Posted by catauro cubano isleno on 2009-07-10 16:23:51
untrue. ..especially in the u.s, and canada, the accusation of anti-semitism has been used to block any kind of truth about "israel".. the above is a hasbarah lie or disingenuous, and blind to current reality at best
Posted by guernica on 2009-07-10 03:56:55
Catauro, Yes, I have read the definition of Semite, but antisemitism has come to mean the hatred or the belief in certain stereotypes of Jews and only Jews. Antisemitism has nothing to do with weather you stand with Palestinians or not and you know it. You are being disingenuous at best.
Posted by Shirah on 2009-07-10 03:33:35
Forgive and Forget.. Find a common goal to work on and WAR will cease ! The Earth is dying from all the pollution and every country is responsible Ok off topic...just a rant
Posted by inthfapt on 2009-07-09 12:42:07
>>Who put down the apartheid in South Africa was the blood , sweat and heroicicity of the Cuban people, Not EWlton John refuse to play or who ever hell was at that time I don
Posted by Carmen Thorne on 2009-07-08 20:18:43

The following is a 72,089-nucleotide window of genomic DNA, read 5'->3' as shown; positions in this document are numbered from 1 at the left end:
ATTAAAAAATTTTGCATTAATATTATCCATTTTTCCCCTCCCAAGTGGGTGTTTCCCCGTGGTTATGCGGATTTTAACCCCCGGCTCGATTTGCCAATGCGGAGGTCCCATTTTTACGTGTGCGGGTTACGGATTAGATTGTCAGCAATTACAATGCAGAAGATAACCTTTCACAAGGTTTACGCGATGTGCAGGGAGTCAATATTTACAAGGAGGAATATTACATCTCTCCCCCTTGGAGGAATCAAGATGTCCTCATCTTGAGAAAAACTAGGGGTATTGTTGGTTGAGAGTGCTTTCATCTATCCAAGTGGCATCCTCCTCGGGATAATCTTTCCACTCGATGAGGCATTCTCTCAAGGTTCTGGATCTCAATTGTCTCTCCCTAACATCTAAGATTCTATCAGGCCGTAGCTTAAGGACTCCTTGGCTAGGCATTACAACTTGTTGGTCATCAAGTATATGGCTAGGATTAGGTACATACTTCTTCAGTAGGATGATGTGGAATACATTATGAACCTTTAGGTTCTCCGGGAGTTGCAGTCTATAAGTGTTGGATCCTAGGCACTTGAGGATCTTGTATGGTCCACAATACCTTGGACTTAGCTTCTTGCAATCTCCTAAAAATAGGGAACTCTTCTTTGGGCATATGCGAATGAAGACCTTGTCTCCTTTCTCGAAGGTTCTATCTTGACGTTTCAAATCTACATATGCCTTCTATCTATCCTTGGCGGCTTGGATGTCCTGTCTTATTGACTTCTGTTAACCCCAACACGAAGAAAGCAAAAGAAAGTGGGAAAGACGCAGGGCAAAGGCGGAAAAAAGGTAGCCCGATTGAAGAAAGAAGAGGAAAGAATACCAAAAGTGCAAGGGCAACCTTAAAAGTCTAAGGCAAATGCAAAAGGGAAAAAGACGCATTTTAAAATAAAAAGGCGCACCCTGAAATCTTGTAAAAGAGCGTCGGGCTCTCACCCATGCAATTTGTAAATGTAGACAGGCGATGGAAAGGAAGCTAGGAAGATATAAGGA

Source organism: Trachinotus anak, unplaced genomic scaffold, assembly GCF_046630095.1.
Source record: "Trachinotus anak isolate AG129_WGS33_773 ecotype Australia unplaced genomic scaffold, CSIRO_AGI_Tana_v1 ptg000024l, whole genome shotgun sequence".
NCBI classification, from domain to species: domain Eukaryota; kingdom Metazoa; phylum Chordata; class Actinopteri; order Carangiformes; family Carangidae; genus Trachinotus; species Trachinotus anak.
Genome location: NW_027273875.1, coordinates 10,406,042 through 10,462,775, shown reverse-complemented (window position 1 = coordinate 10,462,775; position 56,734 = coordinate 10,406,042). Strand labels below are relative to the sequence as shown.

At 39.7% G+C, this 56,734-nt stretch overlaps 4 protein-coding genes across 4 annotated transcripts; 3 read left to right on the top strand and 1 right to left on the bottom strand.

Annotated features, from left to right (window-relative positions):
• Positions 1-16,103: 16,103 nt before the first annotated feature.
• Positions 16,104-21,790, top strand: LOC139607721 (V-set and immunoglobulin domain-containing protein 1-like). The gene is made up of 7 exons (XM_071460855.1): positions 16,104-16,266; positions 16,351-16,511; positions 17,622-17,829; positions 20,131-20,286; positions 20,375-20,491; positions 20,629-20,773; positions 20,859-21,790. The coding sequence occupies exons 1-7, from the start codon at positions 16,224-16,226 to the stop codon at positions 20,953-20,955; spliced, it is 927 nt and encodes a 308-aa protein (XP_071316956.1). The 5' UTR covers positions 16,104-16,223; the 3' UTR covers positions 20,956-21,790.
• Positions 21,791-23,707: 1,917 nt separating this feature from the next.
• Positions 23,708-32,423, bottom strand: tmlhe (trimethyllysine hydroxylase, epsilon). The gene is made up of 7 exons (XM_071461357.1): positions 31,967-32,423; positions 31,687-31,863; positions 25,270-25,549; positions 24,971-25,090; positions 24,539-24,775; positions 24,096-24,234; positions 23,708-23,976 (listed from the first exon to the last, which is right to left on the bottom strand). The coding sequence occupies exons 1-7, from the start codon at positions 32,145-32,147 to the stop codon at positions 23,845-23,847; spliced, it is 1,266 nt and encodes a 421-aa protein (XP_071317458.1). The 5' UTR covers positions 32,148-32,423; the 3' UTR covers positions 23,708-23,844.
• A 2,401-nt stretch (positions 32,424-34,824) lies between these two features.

When the peoples of the world, and especially the jewish people can stand with Rachel Corrie and say to the palestinians,"you are our brothers ans our sisters," then that monstrous and devouring entity, born of the psycho-pathological dreams of t.herzl, d.ben gurion and others, the state which hides behind the name "israel", can disappear and fall back into the abyss in the human spirit from which it arose..
Posted by guernica on 2009-05-22 02:46:40
Shirah I told you may times stop reading crap!!! go and look this, from merriam webster dictionary "1 a: a member of any of a number of peoples of ancient southwestern Asia including the Akkadians, Phoenicians, Hebrews, and Arabs b: a descendant of these peoples" from Encyclopedia Britanica "Person speaking one of a group of related languages, presumably derived from a common language, Semitic (see Semitic languages). The term came to include Arabs, Akkadians, Canaanites, some Ethiopians, and Aramaean tribes including Hebrews. Semitic tribes migrated from the Arabian Peninsula, beginning c. 2500 bc, to the Mediterranean coast, Mesopotamia, and the Nile River delta. In Phoenicia, they became seafarers. In Mesopotamia, they blended with the civilization of Sumer. The Hebrews settled at last with other Semites in Palestine." In your research did you look for the meaning of Semite?? I am sure not .........